6. Suay Laak Sai / Sick Nurses (Piraphan Laoyant/Thodsopol Siriwiwat, 2007, THAILAND, 82 minutes)

My second bad Thai horror in a row, this ended up being even worse than Phobia, in large part because it's basically a half-hour concept stretched to what seems an interminable 82 minutes (though to be fair the end credits - full of outtakes at the beach - are pretty long). A bunch of cute nurses, and a male doctor-body snatcher were involved in murdering one of their own, and the ghost comes back to kill them all in different ways. To give credit, it's not a bad looking film, the girls are attractive, and the kills are varied and a couple are somewhat unusual, but it's really tiresome overall. There is an interesting plot development later in the film which I for one didn't see coming - the murdered girl turns out to have been trans, and the doctor was involved with her, and she had a sex-change to marry him, which he didn't want - but it's handled so strangely, and it's hard to see whether it's there as purely exploitation or to try to make some kind of moral point - and I'm not sure what the moral view of the filmmakers even is. Blech. I need to be more selective with this crap, but I'd had this for a decade for some reason so it got into the queue.


1202 minutes total

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#33

Post by OldAle1 » October 3rd, 2020, 12:54 pm

FYI melvelet, I added in the four directors in my #3 film Phobia; I didn't catch that you were counting up director mentions at first.

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#34

Post by Melvelet » October 3rd, 2020, 5:50 pm

OldAle1 wrote:
October 3rd, 2020, 12:54 pm
FYI melvelet, I added in the four directors in my #3 film Phobia; I didn't catch that you were counting up director mentions at first.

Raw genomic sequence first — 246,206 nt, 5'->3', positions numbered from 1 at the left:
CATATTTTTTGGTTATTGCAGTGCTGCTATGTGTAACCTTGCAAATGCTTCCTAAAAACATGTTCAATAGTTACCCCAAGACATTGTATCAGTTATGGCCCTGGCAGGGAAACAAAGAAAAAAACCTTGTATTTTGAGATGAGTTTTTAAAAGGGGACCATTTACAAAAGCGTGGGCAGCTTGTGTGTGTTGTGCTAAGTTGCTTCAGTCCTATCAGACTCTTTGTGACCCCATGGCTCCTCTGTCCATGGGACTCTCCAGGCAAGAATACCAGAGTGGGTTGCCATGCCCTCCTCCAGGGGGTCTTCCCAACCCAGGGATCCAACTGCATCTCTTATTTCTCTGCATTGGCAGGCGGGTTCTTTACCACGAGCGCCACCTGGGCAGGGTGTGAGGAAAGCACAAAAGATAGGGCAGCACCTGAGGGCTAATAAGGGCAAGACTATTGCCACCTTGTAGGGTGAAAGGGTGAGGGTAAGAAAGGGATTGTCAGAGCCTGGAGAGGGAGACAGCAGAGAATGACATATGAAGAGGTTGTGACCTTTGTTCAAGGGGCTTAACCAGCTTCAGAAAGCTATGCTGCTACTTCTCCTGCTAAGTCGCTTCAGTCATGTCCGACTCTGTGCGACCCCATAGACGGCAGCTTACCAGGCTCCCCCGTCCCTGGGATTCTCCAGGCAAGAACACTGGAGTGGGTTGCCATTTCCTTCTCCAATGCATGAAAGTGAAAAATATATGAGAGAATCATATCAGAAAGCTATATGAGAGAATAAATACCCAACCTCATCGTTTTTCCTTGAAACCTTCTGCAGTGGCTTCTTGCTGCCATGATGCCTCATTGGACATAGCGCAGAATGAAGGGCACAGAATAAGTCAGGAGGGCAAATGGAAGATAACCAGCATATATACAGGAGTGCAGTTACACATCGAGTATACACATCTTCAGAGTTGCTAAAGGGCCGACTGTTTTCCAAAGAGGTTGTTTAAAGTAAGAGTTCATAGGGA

It's alright, that info gets fetched from OMDb automatically and is usually correct. For runtimes it's more likely that it differs from the exact version that the participant has watched
Current recommendation: This Is Not a Burial, It's a Resurrection (2019)


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#35

Post by OldAle1 » October 3rd, 2020, 5:54 pm

Melvelet wrote:
October 3rd, 2020, 5:50 pm
OldAle1 wrote:
October 3rd, 2020, 12:54 pm
FYI melvelet, I added in the four directors in my #3 film Phobia; I didn't catch that you were counting up director mentions at first.
It's alright, that info gets fetched from OMDb automatically and is usually correct. For runtimes it's more likely that it differs from the exact version that the participant has watched
Ah OK. Yeah my runtimes are definitely out there - happens a lot with long films, and the PAL/NTSC difference can sure add up over many films/hours.

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#36

Post by ororama » October 3rd, 2020, 6:42 pm

1. Shutter (2004) * 96 min.

I have wanted to watch Shutter for years, and was excited to see that it was on Netflix, but held out about 6 weeks until this month to watch it, and was not disappointed.

*First time viewing

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#37

Post by maxwelldeux » October 3rd, 2020, 6:47 pm

1. Shutter (2004, Thailand) 97m

More comments in the Horror challenge, but I liked the mood and feel through the first hour or so, but then it started going off the rails for my sensibilities.

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#38

Post by blueboybob » October 3rd, 2020, 10:47 pm

13. Lumaban ka, Satanas (1983) [Philippines]
14. Service (2008) [Philippines]
15. Black Mama White Mama (1973) [Philippines] <--- I really liked this one. Pam Grier is great.
16. No Fear: The Manny Pacquiao Story (2004) [Philippines] <--- Not what I thought. It was like 15 minutes of talking and 90 minutes of boxing matches
17. The Blood Drinkers (1964) [Philippines]
18. Khao Chue Karn (1973) [Thailand]
19. Mystics in Bali (1981) [Indonesia]
20. The Day of the Trumpet (1958) [Philippines] <--- Would like a 2nd opinion if this one counts.

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#39

Post by Mario Gaborović » October 3rd, 2020, 10:56 pm

01. Surat untuk Bidadari (1994) - Indonesia
Last edited by Mario Gaborović on October 15th, 2020, 7:14 pm, edited 1 time in total.

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#40

Post by Mate_cosido » October 4th, 2020, 3:18 am

2. Tôi thay hoa vàng trên co xanh - Yellow Flowers on the Green Grass (2015, Victor Vu) - Vietnam - 98 min

3. Nunal sa tubig - Speck in the Water (1976, Ishmael Bernal) - Philippines - 119 min
Seen so far:Show
1. Kisapmata - Blink of an Eye (1981, Mike De Leon) - Philippines - 98 min
So far, the two movies from the Philippines were quite good, the vietnamese one, not so much